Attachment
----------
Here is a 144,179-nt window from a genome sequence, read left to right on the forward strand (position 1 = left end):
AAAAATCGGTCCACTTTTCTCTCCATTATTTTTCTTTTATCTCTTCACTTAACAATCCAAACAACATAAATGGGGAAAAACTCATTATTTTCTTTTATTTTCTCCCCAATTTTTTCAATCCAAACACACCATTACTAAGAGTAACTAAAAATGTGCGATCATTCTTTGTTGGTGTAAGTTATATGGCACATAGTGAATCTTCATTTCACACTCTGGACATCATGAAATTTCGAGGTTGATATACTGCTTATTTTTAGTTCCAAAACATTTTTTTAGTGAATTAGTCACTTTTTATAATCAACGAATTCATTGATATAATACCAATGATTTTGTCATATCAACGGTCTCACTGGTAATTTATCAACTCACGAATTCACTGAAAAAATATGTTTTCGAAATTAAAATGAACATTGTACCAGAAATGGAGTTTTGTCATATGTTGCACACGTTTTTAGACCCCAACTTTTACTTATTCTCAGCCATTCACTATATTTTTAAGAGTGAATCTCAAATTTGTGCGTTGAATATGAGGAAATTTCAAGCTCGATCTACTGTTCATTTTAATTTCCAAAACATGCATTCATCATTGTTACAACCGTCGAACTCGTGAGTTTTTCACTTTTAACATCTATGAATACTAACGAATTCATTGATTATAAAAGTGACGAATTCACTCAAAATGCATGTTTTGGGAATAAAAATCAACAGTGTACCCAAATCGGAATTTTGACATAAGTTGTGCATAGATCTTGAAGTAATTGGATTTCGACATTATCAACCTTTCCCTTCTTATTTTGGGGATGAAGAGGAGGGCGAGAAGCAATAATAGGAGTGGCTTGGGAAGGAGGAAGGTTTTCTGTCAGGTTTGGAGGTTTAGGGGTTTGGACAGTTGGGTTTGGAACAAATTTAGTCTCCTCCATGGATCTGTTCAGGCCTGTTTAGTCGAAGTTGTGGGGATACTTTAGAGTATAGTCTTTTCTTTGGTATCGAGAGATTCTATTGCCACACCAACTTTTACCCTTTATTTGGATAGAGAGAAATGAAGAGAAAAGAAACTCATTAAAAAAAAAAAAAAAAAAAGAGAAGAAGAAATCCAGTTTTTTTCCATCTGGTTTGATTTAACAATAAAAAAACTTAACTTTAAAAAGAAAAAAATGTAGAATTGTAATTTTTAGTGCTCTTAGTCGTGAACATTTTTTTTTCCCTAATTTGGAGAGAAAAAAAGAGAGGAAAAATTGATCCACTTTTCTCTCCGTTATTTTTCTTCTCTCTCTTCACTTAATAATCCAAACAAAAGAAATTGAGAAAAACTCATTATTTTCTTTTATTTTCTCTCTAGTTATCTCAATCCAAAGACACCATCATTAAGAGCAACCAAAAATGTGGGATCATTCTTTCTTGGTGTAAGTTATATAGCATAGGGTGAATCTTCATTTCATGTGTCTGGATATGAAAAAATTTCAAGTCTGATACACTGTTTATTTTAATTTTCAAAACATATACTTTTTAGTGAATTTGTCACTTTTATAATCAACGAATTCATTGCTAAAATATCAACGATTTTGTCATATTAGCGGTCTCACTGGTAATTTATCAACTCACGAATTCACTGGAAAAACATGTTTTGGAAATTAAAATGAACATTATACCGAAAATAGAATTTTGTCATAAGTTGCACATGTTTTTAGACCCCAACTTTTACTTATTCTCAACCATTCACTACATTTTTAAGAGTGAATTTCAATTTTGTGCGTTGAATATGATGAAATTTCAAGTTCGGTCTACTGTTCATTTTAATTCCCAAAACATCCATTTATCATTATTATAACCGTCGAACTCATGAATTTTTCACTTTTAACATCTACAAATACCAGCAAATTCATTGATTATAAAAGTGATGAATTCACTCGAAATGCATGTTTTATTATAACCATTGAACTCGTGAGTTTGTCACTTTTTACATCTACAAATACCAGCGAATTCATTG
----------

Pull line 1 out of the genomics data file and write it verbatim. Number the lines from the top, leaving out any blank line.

Here is a 144,179-nt window from a genome sequence, read left to right on the forward strand (position 1 = left end):